Georgia lawmakers plan to focus on tort reform when they reconvene in January 2024. Put simply, a tort is a wrongful act that leads to civil liability. Such reforms have been considered for many years, but no lasting legislation has been passed.
The state’s General Assembly aims to push for changes that may include restrictions on premises liability lawsuits and other reforms that some predict will make it harder for injury victims to pursue the compensation they’re owed.
At John Foy & Associates, our Atlanta car accident attorneys believe that Georgians have the right to know about proposed legislation and how it may impact their ability to seek damages after an accident. Let’s take a closer look at potential reforms.
Understanding Both Sides of Georgia’s Tort Reform Battle
As with most political issues, there are two sides to Georgia’s tort reform battle. Understanding both points of view can help you learn more about the issue and how new legislation might impact your future.
Proponents of tort law reform in Georgia believe that current laws make it easy to file frivolous suits. According to reform advocates, such lawsuits increase costs for insurance companies and businesses, which in turn halts the creation of new jobs in local communities.
Lawmakers in favor of tort reform are expected to push for legislation that prevents property owners from being held responsible for crimes committed on their premises that they had no involvement in. Reform proponents also hope to prohibit “direct action” suits, in which plaintiffs sue insurers instead of taking action against insured parties.
Overall, reform proponents favor limits on civil suits because they believe restrictions will benefit the community by lowering insurance costs and protecting small businesses from abusive lawsuits.
Opponents of tort reform in Georgia claim that the state’s problem with frivolous lawsuits is a myth that has been fabricated by business groups and insurance companies to reduce the amount of money that insurers have to pay out to claimants.
Anti-tort reform arguments also emphasize faith in America’s civil justice system, relying on juries to determine if a particular suit is warranted or not. Ultimately, those who are opposed to tort reform believe that the proposed legislation will hurt those who have been injured and lost family members in accidents.
While there are parties on either side of the tort reform battle in Georgia, there are many who believe in a balanced approach to reform. Those individuals agree that injury victims deserve the opportunity to pursue compensation. However, they don’t believe that laws should allow individuals to seek exorbitant sums for injuries and losses that aren’t as serious as they claim.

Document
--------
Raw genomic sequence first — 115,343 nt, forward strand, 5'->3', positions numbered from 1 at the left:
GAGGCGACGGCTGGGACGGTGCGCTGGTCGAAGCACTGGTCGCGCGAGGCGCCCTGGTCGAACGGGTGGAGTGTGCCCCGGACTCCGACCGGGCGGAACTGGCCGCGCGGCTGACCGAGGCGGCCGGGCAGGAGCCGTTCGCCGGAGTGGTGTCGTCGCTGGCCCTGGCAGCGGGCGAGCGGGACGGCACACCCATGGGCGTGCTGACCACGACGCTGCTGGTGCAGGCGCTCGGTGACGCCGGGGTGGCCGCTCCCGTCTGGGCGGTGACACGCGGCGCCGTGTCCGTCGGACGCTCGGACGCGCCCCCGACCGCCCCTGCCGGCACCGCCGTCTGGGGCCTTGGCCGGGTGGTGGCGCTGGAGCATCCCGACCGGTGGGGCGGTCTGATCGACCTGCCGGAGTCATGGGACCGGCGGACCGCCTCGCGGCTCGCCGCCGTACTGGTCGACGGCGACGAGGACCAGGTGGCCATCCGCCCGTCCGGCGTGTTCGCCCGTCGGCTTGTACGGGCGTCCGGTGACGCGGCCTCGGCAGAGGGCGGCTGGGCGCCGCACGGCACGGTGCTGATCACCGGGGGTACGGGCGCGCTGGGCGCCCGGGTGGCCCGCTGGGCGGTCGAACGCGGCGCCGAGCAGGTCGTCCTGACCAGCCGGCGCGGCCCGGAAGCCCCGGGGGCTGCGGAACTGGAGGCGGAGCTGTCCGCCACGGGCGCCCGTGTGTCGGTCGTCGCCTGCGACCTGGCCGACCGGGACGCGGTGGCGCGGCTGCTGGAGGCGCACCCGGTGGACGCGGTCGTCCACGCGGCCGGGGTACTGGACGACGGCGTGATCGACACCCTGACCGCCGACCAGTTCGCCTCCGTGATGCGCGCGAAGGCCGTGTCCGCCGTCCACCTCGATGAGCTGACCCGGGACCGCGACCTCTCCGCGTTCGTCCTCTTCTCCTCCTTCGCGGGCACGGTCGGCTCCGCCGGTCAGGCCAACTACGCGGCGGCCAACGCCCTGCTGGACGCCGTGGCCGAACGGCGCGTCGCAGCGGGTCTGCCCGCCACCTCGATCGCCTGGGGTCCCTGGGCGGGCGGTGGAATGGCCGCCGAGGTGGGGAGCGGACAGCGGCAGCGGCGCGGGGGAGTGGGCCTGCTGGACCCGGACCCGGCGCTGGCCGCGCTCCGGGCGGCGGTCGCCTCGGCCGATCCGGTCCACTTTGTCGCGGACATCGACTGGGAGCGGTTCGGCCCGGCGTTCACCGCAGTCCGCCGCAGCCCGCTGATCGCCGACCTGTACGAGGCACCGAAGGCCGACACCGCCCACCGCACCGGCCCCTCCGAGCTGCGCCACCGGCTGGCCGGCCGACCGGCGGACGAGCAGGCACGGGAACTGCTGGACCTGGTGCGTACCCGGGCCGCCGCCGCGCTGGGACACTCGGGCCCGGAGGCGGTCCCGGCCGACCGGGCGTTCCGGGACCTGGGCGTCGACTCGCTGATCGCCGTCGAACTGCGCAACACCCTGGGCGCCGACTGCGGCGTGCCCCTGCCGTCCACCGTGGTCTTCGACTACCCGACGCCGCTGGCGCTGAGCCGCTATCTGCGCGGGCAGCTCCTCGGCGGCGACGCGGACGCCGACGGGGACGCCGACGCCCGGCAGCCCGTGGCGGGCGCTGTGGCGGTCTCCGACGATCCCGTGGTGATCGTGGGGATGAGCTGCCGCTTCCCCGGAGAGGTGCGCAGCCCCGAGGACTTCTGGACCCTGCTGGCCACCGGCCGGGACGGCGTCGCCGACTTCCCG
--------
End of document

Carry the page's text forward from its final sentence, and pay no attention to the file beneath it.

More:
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The History of Tort Reform in Georgia
Republicans in Georgia’s legislative chambers have supported tort reform for years but have been blocked from passing legislation by Democrats, who have held state House and Senate majorities. While Democrats successfully repressed reform for years, Republicans were able to pass a cap on non-economic damages in 2005 when they won control of both chambers.
Non-economic damages compensate accident victims for subjective losses like emotional distress and pain. Due to the Republican-passed bill, accident victims were limited to claiming up to $350,000 for their emotional and physical pain. However, the Supreme Court overturned this cap in 2010, allowing plaintiffs to pursue as much as they believe they’re owed.
Since the Supreme Court’s ruling, similar reforms have failed, including seven bills that were introduced in 2023 and failed to make it to the floor of either chamber for a vote.
How Tort Reform Could Impact Injury Victims
Depending on the pieces of legislation that are passed, injury victims could be impacted in a variety of ways. If direct action lawsuits are prohibited, plaintiffs may be barred from suing insurers. This could leave many victims without financial support when at-fault parties are unable to provide adequate compensation.
- Inability to sue an insurance company and trucking company at the same time
- Difficulties suing property owners for premises liability incidents
- Limits on defective product lawsuits
- Caps on damages
- More roadblocks to seek damages for car accidents, medical malpractice incidents, wrongful death, and other torts
These limitations could seriously impact injury victims’ ability to recover compensation for medical bills, lost wages, pain, emotional distress, loss of consortium, and other devastating accident-related losses.
Our Firm Can Fight for the Compensation You’re Owed
At John Foy & Associates, we understand the obstacles that injury victims may face if Georgia’s tort reform battle results in restrictions on injury suits. That’s why we’re here to offer the compassionate and effective legal counsel Georgians need to recuperate from their injuries and brighten their futures.
If you’ve been hurt in a car crash, slip and fall, or another incident, our team can help you pursue a fair settlement or court verdict. Contact us to schedule a free consultation with an attorney from our firm, learn more about your legal rights, and get started on your case.